From An International Nutritionist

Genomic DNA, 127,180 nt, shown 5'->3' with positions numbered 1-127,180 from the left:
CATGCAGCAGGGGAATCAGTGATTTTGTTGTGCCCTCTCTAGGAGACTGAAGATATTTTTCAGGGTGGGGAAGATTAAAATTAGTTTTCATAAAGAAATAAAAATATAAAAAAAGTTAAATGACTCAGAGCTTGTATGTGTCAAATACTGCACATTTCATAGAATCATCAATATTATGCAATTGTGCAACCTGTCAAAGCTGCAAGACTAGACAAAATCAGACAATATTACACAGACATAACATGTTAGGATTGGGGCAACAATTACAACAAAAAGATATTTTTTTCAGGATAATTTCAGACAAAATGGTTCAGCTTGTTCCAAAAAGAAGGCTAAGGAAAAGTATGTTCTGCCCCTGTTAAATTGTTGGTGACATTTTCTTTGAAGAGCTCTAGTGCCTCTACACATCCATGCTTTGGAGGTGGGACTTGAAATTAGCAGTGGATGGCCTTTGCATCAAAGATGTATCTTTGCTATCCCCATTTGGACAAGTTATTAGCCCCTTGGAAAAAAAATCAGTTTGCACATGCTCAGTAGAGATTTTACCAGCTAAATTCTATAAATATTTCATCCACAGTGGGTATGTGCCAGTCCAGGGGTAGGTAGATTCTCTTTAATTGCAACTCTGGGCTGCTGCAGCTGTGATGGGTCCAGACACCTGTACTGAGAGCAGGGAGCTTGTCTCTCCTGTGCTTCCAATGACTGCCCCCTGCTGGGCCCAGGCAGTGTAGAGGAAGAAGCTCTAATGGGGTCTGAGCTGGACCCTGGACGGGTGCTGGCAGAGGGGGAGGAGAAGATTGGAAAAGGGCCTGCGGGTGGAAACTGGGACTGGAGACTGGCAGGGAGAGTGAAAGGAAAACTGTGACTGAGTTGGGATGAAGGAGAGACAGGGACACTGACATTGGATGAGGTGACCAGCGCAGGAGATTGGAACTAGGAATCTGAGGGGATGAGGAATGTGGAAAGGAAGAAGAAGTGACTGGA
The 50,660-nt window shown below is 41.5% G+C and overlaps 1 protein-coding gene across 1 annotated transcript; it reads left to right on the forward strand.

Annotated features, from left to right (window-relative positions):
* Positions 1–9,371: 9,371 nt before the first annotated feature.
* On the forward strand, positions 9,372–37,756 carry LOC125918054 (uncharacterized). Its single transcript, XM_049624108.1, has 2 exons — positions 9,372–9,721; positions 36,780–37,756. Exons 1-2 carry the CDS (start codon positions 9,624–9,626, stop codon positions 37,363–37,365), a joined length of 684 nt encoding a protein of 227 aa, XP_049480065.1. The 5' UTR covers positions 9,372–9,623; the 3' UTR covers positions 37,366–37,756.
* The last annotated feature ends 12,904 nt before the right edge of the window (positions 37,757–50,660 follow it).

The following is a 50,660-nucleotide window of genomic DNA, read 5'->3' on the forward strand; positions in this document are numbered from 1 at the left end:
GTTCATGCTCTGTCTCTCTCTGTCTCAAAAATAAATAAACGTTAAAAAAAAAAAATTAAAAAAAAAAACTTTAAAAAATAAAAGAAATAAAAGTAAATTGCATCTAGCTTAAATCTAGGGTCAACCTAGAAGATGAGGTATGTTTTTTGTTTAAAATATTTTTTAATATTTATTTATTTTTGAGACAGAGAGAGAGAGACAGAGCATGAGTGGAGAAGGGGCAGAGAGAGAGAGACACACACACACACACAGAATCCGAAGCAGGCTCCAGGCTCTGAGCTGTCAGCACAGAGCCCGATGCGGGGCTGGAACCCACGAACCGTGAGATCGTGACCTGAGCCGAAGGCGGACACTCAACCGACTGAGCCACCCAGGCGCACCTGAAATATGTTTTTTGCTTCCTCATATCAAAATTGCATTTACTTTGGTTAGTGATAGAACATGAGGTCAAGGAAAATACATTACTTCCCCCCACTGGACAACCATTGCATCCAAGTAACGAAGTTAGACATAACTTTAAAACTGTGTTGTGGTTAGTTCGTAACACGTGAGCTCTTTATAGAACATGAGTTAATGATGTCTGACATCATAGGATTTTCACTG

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<ul><li><p>as possible could become acquainted with it and to determine its acceptability and usef u Iness. </p><p>It had been decided that the journal would not carry advertising. The lack of advertising revenue meant that the cost of the journal had to be kept as low as possible to make it avail- able to a wide audience at a reasonable sub- scription rate. This meant that The Nutrition Foundation would continue to subsidize it. A subscription rate within the reach of students, teachers and writers would help to assure an interested readership. The subscription list rapidly grew and many of the articles were republished in Spanish and Portuguese in Latin America where they made important contributions to the spread of nutrition knowledge. </p><p>There have been many changes in Nutri- tion Reviews over the years to meet the changing times and advances in nutrition knowledge. It now has an attractive format, and the presentations begin with a signed re- view article. There is a section on clinical nu- trition and one on experimental nutrition for easier location of articles of special interest to the reader. A new historical section which re- prints condensations of Nutrition Classics provides interesting and stimulating reading of early original contributions which are large- ly unknown to the casual student of nutrition today. In 1978, Dr. Olson introduced a new </p><p>section entitled Clinical Nutrition Cases. This provides interesting material for every reader of Nutrition Reviews, and is of particu- lar interest and value to physicians. </p><p>It is difficult to assess the impact of Nutri- tion Reviews on nutrition education in the U.S. Its continued large subscription list indi- cates that it is meeting a need. It is a unique publication in that, although subsidized by the food industry, there has never been any com- mercial influence or bias in its articles. The editor and the editorial committee have free choice in the subjects and contents of the arti- cles. I do not know of any other publication where articles of the type printed in Nutrition Reviews can be found. </p><p>Over the years, the journal has undoubted- ly supplied reliable background interpretation for teachers. It must have influenced the preparation of articles for the public media. It must have helped thousands of students, leaders and the educated public to make sound interpretations of research reports that are often confusing. It has probably helped students locate responsible sources of fur- ther information. </p><p>In my opinion, the Journal has been and continues to be a strong force in combating quackery, misinformation and misinterpreta- tion. Nutrition Reviews is one of the greatest public service projects that the food industry has ever supported in this country. </p><p>FROM AN INTERNATIONAL NUTRITIONIST </p><p>James S. Dinning, Ph.D. </p><p>The complete run of Nutrition Reviews occu- pies the most prominent and readily accessi- ble spot in my office library. It has been so </p><p>since my first year of graduate school when it represented the major portion of my library. In looking back on a career that spans most of the 40-year history of Nutrition Reviews, I find that although my professional responsibilities and day-to-day activities have varied consid- erably, the journal has always served as my information backstop. The best way I know to </p><p>Dr. Dinning is a Research Scientist and Editor of The Journal of Nutrition, Department of Food Science and Human Nutrition, University of Florida, Gaines- ville, FL 3261 7. </p><p>320 NUTRITION REVIEWS/VOL. 40, NO. 1 l/NOVEMBER 1982 </p></li><li><p>illustrate the impact of 40 years of Nutrition Reviews on the nutrition community is to de- scribe what it has meant to me through sever- al somewhat different careers from graduate school until now. I beg the readers indul- gence in this personal reminiscing. I am sim- ply using myself as a sample of one. I expect most of my peers can recount similar experiences. </p><p>Graduate students are forced to give semi- nars, generally a terrifying and unforgetable experience. The first problem is selecting a topic. For my first outing, I started with three reviews in the January 1946 issue of Nutrition Reviews. These dealt with the confusion sur- rounding substances in liver which stimulated the growth of certain microorganisms, pre- vented anemia in chicks and cured vitamin M- deficient monkeys. These reviews and the subsequent literature search led to my taking a job with Paul Day at the University of Arkan- sas School of Medicine and a lifelong interest in folic acid. Throughout the years, my stu- dents have relied on Nutrition Reviews not only as a starting point for seminars and term papers, but as an excellent source to bone up for the various examinations we subject them to in their quest for a degree. </p><p>During my years as a faculty member in a medical school, we included basic nutrition as an important component of the biochemistry course. Since the biochemistry textbooks were of little help in preparation of these lec- tures, we relied on Nutrition Reviews as our primary source. This was done with confi- dence because having served as an associ- ate editor of Nutrition Reviews, I was familiar with their operating procedures. Each associ- ate editor was assigned a few journals to cov- er and prepare reviews on topics of interest to nutritional scientists as they appeared in cur- rent issues of the assigned journals. This is, to my knowledge, a unique way of running a review journal and results in complete cover- age of the nutrition literature. One of the ma- jor strengths of Nutrition Reviews is that it is the. best place to look for the current state of knowledge on any topic of nutritional con- cern. This then makes it an ideal teaching tool, particularly at the professional and grad- uate level. </p><p>The next 15 years of my professional life were spent in Southeast Asia. We were in- volved in university development which in- cluded strong programs in basic and applied nutrition. Scientific journals were hard to come by and eight or nine months late in ar- riving since most were shipped by sea. One journal which we brought in by air was Nutri- tion Reviews. It served as a basic source of information for both faculty and students and was used as a textbook in a graduate nutrition course I developed and taught at Mahidol University in Bangkok. In visiting many uni- versities and research institutes in develop- ing countries, I have found that while the libraries are generally sparce, most of them contain Nutrition Reviews. The journal has made an international impact and in this con- nection it is interesting to note that there are currently contributing editors from the United Kingdom, Asia, India and Latin America. </p><p>In my present position, a major responsibil- ity is as editor of The Journal of Nutrition. In my opinion, the single most significant factor influencing the quality of a scientific journal is the reviews manuscripts receive. Not only the decision whether to accept or reject but also the needed revision of acceptable manu- scripts is the crucial step. These judgments were obviously only as good as the reviewers who make them. The Journal of Nutrition has an outstanding editorial board to serve this function but due to work load and breadth of scientific areas in submitted manuscripts, it is necessary to look outside the board for ap- proximately half the reviewers. It requires de- tective work to identify the most appropriate individuals. I regularly turn to Nutrition Re- views for help because what is needed is the investigator at the forefront of research in the area and this can usually be determined from recent reviews on the subject. The very cur- rent nature of Nutrition Reviews makes it par- ticularly appropriate for this purpose. </p><p>What I have attempted to do is illustrate what Nutrition Reviews has done for me as a graduate student, university professor, inter- nationalist and editor of a scientific journal. These activities have included teaching, re- search and administration pointing out the unique and important role Nutrition Reviews </p><p>NUTRITION REVIEWSNOL. 40, NO. II/NOVEMBER 1982 329 </p></li><li><p>can play in all aspects of the professional life of a nutritional scientist. As I said at the out- set, I have drawn on my own experiences simply as examples of what the journal has done for our profession. I am sure most read- ers can give additional and more lucid examples. </p><p>Nutrition Reviews has played a unique and crucial role in the development of nutritional science by documenting the remarkable ad- </p><p>vances made over the past 40 years. Dr. Charles Glen King wrote in 1942 in the for- ward to the first issue, The publication of Nu- trition Reviews has been undertaken, therefore, to provide an authoritative, unbi- ased, editorially interpreted review of the worlds current research progress in the sci- ence of nutrition. </p><p>It has done exactly that. </p><p>FROM A UNIVERSITY PROFESSOR </p><p>A.E. Harper, Ph.D. </p><p>For 40 years, Nutrition Reviews has been offer- ing timely critiques of articles from current jour- nals prepared by a group of, usually young, active research scientists. What has been the impact of the publication? </p><p>I am inclined to think that the greatest impact of Nutrition Reviews has been on those who have been selected over the years as Contrib- uting Editors. They have been required to do the equivalent of a journal club report periodi- cally for a wide audience that includes many critical individuals-among them, those whose papers were reviewed and, more particularly, those who thought that their papers should have been included in the review. It is difficult to overestimate the value of being required to as- sess research articles critically, fairly and ob- jectively on a regular basis for publication. If a new Contributing Editor does not realize it at the start, he/she soon learns that misinterpreta- tion of an authors results or an unjustified criti- cal statement brings a quick comment that requires a response. The reviewer can rest as- sured that the editor will require a defense for any statement that is questioned, even though </p><p>Dr. Harper is Professor of Nutritional Science and Biochemistty, Department of Biochemistry, 21 6 Bio- chemistry Building, University of Wisconsin, Madi- son, WI 53706. </p><p>only a few of the comments he receives may be published. This expeiience has provided many young nutrition scientists with an invaluable education in evaluating original research pa- pers critically. </p><p>The articles have also had an impact on those who view the critiques from the other side. Who among us has not picked up a new issue of Nutrition Reviews wondering what the editors have selected for this issue? If they have selected subjects that impinge on our re- search areas there is the challenge of assess- ing the merit of the review-an exercise in critical evaluation for the reader. This, too, I expect has had a substantial impact by stimu- lating investigators to pit their critical faculties against those of the Contributing Editors, both in the selection of articles that are pertinent and in evaluating the interpretation of those select- ed for review. </p><p>As Karl Popper, British philosopher of sci- ence, has emphasized, the objectivity of sci- ence has nothing to do with the objectivity of scientists. Scientists are as emotional and as inclined to be biased as any other group in society. It is the method they use in their en- deavors that makes them, or at least their inter- pretations, objective. They are required to publish their methods and their reasoning in sufficient detail so their results can be repro- </p><p>330 NUTRITION REVlEWS/VOL. 40, NO. 1 l/NOVEMBER 1982 </p></li></ul>